When studying about the Ancient Romans, students often wonder about how children back then lived. Children in Ancient Rome played many similar games that children do in modern times, only with ancient materials. Some ancient games such as leapfrog, skipping rope or flying kites remain basically unchanged today. To play Ancient Roman children's games with your kids, choose one like Knucklebones, Roman Ball or Dice to recreate authentic an ancient Roman experience.
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Children in Ancient Rome played Knucklebones, similar to the way children now play jacks. Instead of playing with jacks, Ancient Roman children played with the small knucklebones from sheep or goats. They also occasionally used the anklebones of other small animals. For children who had no bones to play with, they would find small stones to use. In one version of the game, children played Knucklebones by throwing five small bones or stones into the air and catching them all on the back of the hand. For another way of playing it, Ancient Roman children would throw one bone or stone into the air and see how many bones they could scoop up before catching the one thrown. Roman children probably also played marbles and checker-like games with the small bones and stones.
Ancient Roman children also played games with balls that resemble modern hockey and volleyball. One ball game played by many Romans involved bouncing a ball inside a circle without the other players catching it. They drew one small circle surrounded by a much larger circle. At least three people would stand outside the larger circle. The first one would throw the ball trying to get it to bounce inside the inner circle. If the ball bounced inside the circle and no one caught it after the bounce, then that person would get a point. The player who catches the ball on the bounce gets to throw it for a point. Players can move around the circle to distract their opponents from making good shots.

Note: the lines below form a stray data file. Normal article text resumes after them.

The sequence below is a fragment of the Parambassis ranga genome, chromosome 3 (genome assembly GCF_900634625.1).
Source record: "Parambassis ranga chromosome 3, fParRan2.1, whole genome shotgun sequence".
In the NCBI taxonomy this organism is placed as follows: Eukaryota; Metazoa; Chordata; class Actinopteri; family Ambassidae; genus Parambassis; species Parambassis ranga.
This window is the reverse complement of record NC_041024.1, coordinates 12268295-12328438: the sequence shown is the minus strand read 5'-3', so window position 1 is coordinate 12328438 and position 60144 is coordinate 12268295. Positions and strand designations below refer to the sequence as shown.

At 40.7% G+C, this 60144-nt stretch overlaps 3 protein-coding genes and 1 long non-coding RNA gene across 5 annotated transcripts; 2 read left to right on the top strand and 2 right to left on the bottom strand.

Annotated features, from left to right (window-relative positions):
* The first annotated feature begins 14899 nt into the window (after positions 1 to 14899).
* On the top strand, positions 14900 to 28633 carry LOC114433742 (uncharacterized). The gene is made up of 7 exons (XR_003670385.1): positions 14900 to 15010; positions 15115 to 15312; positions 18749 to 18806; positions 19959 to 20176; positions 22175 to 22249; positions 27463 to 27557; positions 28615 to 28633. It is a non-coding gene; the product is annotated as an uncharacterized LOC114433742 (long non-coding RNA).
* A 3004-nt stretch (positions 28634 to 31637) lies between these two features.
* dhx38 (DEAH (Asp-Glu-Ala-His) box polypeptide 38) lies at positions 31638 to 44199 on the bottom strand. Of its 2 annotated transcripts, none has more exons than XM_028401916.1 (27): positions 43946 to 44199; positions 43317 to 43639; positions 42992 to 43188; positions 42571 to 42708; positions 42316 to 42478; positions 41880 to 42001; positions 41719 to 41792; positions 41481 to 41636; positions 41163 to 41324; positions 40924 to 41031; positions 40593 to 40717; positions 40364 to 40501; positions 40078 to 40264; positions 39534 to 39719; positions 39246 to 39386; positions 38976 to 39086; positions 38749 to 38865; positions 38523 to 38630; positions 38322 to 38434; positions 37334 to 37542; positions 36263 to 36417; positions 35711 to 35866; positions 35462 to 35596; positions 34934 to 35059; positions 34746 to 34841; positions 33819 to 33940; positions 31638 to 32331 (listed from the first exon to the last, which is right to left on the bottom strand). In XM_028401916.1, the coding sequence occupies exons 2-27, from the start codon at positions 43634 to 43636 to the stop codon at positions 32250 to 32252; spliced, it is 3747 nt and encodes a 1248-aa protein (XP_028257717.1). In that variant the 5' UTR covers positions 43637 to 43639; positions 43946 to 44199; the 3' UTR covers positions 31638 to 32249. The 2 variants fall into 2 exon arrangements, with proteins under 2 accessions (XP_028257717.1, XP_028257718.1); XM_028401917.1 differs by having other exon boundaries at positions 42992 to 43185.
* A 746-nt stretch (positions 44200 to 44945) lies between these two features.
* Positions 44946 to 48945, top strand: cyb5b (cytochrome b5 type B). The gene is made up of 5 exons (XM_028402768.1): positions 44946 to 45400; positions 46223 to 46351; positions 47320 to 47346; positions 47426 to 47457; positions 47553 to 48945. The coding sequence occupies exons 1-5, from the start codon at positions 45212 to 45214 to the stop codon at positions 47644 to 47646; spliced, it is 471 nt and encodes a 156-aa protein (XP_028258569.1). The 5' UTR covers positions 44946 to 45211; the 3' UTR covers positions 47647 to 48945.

The Ancient Romans also played games with dice. Ancient dice, like those of today, had markings for the numbers one through six on the sides, and were made out of ivory or stone. One game used three dice, which the player would throw at once. After the dice landed, the Ancient Romans would count the sides facing up to total up the score. Three sixes would make 18 points or the maximum points for one roll. They would try to throw a higher score than their opponents to win. The Ancient Romans also used the dice for gambling.
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